1,000 Billionaires in the U.S.A.

Strategic Insider – 29 November 2006 – William Rees-Mogg 

An American friend remarked to me recently:  “Of course, the Republicans have most of the millionaires, but the Democrats have most of the billionaires.”  I think he probably had George Soros in mind, though he might also have been thinking of Mr. Lamont, who won the Senate Primary against Senator Lieberman in Connecticut, only to lose the run-off.  Mr. Lamont is the grandson of a Morgan partner, lives in Greenwich – that village of billionaires – and has made his own pile.  I suppose that one would now expect a New England billionaire to hold liberal views, particularly if the family fortune was based on old money.  After all, the Harrimans became liberal Democrats, and if the Harrimans can be liberals who would not be?  Even Nelson Rockefeller was a liberal Republican, and some of the Rockefellers have been Democrats.

This is important in political terms.  The point about billionaires, even low-scale billionaires, is that they are very rich.  Any properly invested billionaire expects an annual 10 per cent return on his money, either from the growth of his own business or from well managed hedge funds.  That means that a family which is worth $1 billion has an income of $100 million.  Quite how it happens I do not know, but billionaires do not pay a great deal of tax.  In the 1970s, I remember telling a mere multi-millionaire how much of my slender income as a journalist went in tax.  He was horrified.  “If they got as much as that out of me, I would be ruined.”

Anyone who has a $100 million a year can afford to finance a political party out of income.  There are about 1,000 billionaires in the United States, or closely related to the United States.  Even if we suppose that the Democrats only have the support of a quarter of them, and that they only have $1 billion each on average, that means that the liberal billionaires have a total capital of $250 billion and a presumed income of $25 billion.  If they want to back a political cause, they are not going to run out of the cash to do it.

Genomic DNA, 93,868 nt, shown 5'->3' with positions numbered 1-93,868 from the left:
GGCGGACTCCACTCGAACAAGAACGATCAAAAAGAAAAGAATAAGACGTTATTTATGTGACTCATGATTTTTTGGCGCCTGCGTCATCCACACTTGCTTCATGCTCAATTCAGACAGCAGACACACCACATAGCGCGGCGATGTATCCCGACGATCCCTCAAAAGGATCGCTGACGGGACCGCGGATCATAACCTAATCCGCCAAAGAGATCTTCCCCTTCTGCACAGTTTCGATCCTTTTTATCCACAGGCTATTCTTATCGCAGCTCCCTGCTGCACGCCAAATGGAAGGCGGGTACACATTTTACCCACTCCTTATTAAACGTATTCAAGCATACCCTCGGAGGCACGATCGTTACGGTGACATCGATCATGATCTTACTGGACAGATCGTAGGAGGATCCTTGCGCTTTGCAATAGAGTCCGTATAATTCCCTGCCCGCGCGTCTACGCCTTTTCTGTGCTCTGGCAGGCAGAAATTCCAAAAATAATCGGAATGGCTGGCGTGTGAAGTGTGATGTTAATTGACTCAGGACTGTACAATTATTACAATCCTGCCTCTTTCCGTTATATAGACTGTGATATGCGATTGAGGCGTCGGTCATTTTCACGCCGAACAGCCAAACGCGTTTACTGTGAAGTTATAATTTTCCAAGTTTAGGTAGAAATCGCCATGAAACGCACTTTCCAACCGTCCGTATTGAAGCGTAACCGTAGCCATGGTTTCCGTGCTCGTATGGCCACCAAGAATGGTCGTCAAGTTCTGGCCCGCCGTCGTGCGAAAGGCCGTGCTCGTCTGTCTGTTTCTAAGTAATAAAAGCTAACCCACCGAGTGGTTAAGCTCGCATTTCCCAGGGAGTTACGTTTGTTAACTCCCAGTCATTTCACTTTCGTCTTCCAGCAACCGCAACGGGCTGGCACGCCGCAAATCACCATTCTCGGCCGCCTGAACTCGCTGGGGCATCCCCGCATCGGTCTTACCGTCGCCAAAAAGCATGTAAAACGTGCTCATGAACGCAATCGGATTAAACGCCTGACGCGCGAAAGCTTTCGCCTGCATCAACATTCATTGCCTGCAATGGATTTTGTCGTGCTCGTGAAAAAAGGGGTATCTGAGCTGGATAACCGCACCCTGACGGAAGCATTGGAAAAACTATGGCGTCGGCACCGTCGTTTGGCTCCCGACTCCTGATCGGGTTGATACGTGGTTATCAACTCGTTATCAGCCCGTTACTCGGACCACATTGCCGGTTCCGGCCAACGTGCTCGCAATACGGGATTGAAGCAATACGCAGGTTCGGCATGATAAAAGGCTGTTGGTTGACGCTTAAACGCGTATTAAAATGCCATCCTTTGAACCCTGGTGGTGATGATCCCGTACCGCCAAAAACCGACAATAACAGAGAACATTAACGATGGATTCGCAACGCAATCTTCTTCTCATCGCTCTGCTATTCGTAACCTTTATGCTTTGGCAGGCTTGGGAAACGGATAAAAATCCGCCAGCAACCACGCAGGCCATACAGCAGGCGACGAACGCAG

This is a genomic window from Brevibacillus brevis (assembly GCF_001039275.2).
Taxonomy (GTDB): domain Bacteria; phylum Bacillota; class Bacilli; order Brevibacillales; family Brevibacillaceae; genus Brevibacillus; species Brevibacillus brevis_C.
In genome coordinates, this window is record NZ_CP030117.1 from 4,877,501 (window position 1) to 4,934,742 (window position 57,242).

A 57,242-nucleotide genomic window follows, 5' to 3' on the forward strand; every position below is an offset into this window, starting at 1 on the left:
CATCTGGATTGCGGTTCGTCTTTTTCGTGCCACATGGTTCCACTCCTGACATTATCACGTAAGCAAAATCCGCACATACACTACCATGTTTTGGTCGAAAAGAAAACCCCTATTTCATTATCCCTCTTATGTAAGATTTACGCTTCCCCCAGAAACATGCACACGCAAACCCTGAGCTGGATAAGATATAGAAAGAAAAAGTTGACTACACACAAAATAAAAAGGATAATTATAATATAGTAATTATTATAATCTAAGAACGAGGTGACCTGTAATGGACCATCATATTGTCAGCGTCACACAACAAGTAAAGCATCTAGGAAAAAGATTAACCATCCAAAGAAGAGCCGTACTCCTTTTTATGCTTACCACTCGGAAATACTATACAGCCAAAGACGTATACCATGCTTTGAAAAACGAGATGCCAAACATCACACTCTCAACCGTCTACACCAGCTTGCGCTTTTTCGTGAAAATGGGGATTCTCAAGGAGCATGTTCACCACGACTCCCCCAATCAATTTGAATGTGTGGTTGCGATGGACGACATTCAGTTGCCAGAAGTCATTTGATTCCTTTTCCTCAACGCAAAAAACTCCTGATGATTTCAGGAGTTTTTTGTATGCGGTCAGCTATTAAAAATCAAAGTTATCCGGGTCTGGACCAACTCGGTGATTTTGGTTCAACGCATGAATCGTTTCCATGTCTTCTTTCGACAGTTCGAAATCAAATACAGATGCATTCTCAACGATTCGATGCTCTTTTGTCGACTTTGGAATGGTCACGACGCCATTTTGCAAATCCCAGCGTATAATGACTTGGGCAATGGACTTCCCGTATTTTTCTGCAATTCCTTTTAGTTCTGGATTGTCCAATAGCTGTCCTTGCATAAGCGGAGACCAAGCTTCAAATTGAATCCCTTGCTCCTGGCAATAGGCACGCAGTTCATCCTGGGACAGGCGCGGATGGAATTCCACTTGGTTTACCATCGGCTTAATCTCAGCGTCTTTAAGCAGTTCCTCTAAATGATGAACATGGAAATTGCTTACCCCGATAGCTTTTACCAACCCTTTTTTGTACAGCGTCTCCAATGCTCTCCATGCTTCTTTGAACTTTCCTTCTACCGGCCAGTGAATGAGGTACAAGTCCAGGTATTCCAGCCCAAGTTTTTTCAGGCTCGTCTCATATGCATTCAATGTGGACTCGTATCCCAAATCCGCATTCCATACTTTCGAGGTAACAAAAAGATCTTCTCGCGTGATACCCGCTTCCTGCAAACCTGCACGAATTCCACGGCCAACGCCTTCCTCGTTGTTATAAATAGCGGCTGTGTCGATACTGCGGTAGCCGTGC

Modern political campaigns are becoming more and more extravagant.  Modern electronic data processing is expensive;  those repulsive attack ads cost a lot to make and a lot to display.  Yet the money is never going to run out.  Nor will the laws  which limit campaign contributions ever be effective in stopping the funding.  The First Amendment guarantees freedom of speech – and that includes, as it should, the freedom of George Soros.

People worry that this will be an unfair advantage to rich conservatives.  They do have an advantage.  In total they must have more money than the liberals, and they probably always will.  But nowadays the American people, or at least some people, have an awful lot of money.  There will always be enough liberal billionaires to fund a Presidential campaign provided they are prepared to put their hands in their pockets and take out their wallets.

William Rees-Mogg

Leading political editor William Rees-Mogg is former editor-in-chief for The Times and a member of the House of Lords. He has been credited with accurately forecasting glasnost and the fall of the Berlin Wall – as well as the 1987 crash. His political commentary appears in The Times every Monday. His financial insights can only be found in the Fleet Street Letter, the UK's longest-running investment newsletter.

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